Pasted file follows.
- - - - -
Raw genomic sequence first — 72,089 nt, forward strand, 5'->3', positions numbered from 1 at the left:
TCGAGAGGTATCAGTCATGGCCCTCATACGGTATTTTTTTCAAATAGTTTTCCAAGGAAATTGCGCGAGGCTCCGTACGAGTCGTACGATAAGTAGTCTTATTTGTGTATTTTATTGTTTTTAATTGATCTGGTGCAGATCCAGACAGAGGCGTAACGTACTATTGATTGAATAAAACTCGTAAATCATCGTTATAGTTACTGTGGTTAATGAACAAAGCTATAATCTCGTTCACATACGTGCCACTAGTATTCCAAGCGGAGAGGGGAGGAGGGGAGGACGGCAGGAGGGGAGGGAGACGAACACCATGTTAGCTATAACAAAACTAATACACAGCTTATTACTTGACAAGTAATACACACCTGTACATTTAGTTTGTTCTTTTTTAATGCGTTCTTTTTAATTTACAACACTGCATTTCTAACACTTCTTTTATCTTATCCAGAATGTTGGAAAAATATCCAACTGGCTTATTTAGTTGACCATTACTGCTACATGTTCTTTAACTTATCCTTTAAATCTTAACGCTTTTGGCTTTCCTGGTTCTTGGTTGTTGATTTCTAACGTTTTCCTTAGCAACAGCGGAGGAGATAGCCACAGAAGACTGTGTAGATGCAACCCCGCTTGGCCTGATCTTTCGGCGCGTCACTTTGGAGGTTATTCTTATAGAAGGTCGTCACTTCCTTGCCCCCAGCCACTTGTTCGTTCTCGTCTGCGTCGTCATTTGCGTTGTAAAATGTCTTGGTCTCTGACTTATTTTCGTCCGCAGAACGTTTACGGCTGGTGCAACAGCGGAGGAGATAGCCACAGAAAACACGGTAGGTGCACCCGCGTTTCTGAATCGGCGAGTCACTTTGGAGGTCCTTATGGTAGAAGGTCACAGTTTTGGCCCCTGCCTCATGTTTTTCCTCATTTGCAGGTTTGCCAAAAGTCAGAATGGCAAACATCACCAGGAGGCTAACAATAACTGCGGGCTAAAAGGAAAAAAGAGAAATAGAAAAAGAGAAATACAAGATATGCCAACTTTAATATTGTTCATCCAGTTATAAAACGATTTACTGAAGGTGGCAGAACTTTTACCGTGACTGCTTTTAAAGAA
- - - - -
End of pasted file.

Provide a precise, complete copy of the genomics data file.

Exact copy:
Raw genomic sequence first — 72,089 nt, forward strand, 5'->3', positions numbered from 1 at the left:
TCGAGAGGTATCAGTCATGGCCCTCATACGGTATTTTTTTCAAATAGTTTTCCAAGGAAATTGCGCGAGGCTCCGTACGAGTCGTACGATAAGTAGTCTTATTTGTGTATTTTATTGTTTTTAATTGATCTGGTGCAGATCCAGACAGAGGCGTAACGTACTATTGATTGAATAAAACTCGTAAATCATCGTTATAGTTACTGTGGTTAATGAACAAAGCTATAATCTCGTTCACATACGTGCCACTAGTATTCCAAGCGGAGAGGGGAGGAGGGGAGGACGGCAGGAGGGGAGGGAGACGAACACCATGTTAGCTATAACAAAACTAATACACAGCTTATTACTTGACAAGTAATACACACCTGTACATTTAGTTTGTTCTTTTTTAATGCGTTCTTTTTAATTTACAACACTGCATTTCTAACACTTCTTTTATCTTATCCAGAATGTTGGAAAAATATCCAACTGGCTTATTTAGTTGACCATTACTGCTACATGTTCTTTAACTTATCCTTTAAATCTTAACGCTTTTGGCTTTCCTGGTTCTTGGTTGTTGATTTCTAACGTTTTCCTTAGCAACAGCGGAGGAGATAGCCACAGAAGACTGTGTAGATGCAACCCCGCTTGGCCTGATCTTTCGGCGCGTCACTTTGGAGGTTATTCTTATAGAAGGTCGTCACTTCCTTGCCCCCAGCCACTTGTTCGTTCTCGTCTGCGTCGTCATTTGCGTTGTAAAATGTCTTGGTCTCTGACTTATTTTCGTCCGCAGAACGTTTACGGCTGGTGCAACAGCGGAGGAGATAGCCACAGAAAACACGGTAGGTGCACCCGCGTTTCTGAATCGGCGAGTCACTTTGGAGGTCCTTATGGTAGAAGGTCACAGTTTTGGCCCCTGCCTCATGTTTTTCCTCATTTGCAGGTTTGCCAAAAGTCAGAATGGCAAACATCACCAGGAGGCTAACAATAACTGCGGGCTAAAAGGAAAAAAGAGAAATAGAAAAAGAGAAATACAAGATATGCCAACTTTAATATTGTTCATCCAGTTATAAAACGATTTACTGAAGGTGGCAGAACTTTTACCGTGACTGCTTTTAAAGAA